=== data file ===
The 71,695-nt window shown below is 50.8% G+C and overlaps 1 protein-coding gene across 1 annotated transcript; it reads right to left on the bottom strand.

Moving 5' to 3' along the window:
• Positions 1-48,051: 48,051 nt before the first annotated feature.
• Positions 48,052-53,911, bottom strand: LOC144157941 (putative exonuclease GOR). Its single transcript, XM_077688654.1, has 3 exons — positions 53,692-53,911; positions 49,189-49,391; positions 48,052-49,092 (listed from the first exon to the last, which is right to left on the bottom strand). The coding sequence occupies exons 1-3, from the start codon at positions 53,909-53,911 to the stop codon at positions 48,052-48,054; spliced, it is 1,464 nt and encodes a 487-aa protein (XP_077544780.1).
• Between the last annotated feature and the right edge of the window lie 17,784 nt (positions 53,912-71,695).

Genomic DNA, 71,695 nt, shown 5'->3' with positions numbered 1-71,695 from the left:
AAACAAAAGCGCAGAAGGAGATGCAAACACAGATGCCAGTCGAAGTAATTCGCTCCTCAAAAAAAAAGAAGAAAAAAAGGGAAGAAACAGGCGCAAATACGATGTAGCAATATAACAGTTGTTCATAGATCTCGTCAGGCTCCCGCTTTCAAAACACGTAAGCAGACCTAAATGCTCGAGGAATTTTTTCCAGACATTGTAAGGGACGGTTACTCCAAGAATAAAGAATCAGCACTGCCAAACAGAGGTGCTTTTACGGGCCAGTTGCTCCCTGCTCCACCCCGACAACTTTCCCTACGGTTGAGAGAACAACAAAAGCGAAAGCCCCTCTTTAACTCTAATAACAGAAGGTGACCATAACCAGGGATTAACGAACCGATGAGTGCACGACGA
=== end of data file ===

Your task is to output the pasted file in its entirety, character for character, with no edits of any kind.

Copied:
The 71,695-nt window shown below is 50.8% G+C and overlaps 1 protein-coding gene across 1 annotated transcript; it reads right to left on the bottom strand.

Moving 5' to 3' along the window:
• Positions 1-48,051: 48,051 nt before the first annotated feature.
• Positions 48,052-53,911, bottom strand: LOC144157941 (putative exonuclease GOR). Its single transcript, XM_077688654.1, has 3 exons — positions 53,692-53,911; positions 49,189-49,391; positions 48,052-49,092 (listed from the first exon to the last, which is right to left on the bottom strand). The coding sequence occupies exons 1-3, from the start codon at positions 53,909-53,911 to the stop codon at positions 48,052-48,054; spliced, it is 1,464 nt and encodes a 487-aa protein (XP_077544780.1).
• Between the last annotated feature and the right edge of the window lie 17,784 nt (positions 53,912-71,695).

Genomic DNA, 71,695 nt, shown 5'->3' with positions numbered 1-71,695 from the left:
AAACAAAAGCGCAGAAGGAGATGCAAACACAGATGCCAGTCGAAGTAATTCGCTCCTCAAAAAAAAAGAAGAAAAAAAGGGAAGAAACAGGCGCAAATACGATGTAGCAATATAACAGTTGTTCATAGATCTCGTCAGGCTCCCGCTTTCAAAACACGTAAGCAGACCTAAATGCTCGAGGAATTTTTTCCAGACATTGTAAGGGACGGTTACTCCAAGAATAAAGAATCAGCACTGCCAAACAGAGGTGCTTTTACGGGCCAGTTGCTCCCTGCTCCACCCCGACAACTTTCCCTACGGTTGAGAGAACAACAAAAGCGAAAGCCCCTCTTTAACTCTAATAACAGAAGGTGACCATAACCAGGGATTAACGAACCGATGAGTGCACGACGA